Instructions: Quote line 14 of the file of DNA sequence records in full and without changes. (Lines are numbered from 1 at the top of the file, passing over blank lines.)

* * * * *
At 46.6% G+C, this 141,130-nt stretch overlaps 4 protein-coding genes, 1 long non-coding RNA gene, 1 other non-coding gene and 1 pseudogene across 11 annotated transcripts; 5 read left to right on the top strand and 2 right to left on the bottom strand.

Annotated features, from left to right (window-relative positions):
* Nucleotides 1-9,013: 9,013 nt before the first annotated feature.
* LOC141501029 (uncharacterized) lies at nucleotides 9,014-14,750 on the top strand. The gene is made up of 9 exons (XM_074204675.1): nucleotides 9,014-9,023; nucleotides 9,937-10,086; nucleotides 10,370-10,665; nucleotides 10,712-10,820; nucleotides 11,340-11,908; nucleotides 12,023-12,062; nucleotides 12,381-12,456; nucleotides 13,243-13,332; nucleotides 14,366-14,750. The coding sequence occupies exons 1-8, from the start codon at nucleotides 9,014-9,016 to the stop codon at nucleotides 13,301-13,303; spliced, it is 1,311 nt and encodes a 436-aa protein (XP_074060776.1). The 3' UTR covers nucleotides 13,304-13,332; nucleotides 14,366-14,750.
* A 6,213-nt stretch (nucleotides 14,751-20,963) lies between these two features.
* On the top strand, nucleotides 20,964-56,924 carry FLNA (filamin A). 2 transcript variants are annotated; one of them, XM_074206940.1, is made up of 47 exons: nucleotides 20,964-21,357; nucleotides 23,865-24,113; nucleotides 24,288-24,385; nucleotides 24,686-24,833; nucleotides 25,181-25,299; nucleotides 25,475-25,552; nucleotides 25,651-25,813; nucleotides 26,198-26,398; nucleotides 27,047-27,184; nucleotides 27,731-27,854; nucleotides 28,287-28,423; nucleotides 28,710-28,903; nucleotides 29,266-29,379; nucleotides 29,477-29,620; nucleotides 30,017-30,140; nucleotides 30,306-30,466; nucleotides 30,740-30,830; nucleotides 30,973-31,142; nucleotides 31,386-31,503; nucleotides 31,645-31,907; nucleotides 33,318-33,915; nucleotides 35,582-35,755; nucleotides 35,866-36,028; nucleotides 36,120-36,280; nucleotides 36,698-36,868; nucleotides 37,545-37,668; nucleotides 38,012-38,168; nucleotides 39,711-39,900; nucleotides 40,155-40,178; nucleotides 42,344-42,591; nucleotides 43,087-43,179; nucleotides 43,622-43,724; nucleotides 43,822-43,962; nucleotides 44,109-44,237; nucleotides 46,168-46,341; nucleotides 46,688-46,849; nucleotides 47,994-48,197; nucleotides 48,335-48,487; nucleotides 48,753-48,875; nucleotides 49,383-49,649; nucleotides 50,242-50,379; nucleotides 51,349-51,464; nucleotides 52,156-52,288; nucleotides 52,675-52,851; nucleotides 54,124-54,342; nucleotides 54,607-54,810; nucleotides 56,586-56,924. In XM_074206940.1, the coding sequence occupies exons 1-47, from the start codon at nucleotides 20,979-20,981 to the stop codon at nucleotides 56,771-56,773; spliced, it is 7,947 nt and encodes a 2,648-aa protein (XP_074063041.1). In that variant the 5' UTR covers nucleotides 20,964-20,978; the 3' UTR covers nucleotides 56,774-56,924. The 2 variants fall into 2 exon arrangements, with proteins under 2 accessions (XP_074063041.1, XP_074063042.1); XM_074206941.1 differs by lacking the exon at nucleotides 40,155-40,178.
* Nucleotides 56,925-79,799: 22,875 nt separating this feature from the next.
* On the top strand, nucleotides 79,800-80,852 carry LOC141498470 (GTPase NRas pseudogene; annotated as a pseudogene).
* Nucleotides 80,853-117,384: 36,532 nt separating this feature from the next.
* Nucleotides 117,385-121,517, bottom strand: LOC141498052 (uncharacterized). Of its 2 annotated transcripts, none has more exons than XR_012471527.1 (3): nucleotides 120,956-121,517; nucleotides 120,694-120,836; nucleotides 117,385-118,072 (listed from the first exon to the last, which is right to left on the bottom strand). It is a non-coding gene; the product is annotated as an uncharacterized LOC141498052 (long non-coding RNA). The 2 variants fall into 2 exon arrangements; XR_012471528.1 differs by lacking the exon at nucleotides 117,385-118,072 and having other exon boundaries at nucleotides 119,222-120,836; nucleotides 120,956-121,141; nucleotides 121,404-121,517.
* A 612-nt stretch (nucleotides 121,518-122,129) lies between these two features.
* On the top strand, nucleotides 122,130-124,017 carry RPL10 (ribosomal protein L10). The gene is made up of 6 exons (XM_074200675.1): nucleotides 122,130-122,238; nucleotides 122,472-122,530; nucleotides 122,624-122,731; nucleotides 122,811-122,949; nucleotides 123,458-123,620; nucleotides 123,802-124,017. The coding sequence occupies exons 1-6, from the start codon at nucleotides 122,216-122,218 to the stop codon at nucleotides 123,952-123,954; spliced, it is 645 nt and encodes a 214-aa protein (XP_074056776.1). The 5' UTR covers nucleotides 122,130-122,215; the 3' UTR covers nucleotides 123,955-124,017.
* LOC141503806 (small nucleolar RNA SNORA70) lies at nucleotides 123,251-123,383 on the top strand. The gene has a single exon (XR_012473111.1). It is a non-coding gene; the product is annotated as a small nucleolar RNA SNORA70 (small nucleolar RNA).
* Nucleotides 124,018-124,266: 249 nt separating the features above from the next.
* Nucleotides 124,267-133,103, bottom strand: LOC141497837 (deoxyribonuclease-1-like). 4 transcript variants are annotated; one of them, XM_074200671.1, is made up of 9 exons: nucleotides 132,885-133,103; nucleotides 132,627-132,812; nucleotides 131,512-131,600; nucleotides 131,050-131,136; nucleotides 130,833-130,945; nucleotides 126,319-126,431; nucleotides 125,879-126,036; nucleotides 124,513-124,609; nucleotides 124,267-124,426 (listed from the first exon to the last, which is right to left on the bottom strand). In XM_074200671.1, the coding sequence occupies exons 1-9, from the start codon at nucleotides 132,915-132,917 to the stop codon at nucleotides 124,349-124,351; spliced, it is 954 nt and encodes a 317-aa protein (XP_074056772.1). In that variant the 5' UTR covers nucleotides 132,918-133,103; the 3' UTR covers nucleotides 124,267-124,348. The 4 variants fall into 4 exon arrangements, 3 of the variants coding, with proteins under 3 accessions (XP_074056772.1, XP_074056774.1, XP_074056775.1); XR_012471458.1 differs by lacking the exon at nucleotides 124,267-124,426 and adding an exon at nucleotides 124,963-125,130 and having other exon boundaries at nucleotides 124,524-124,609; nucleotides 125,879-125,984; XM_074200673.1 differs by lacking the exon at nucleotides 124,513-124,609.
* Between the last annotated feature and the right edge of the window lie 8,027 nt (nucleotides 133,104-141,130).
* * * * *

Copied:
* Nucleotides 124,018-124,266: 249 nt separating the features above from the next.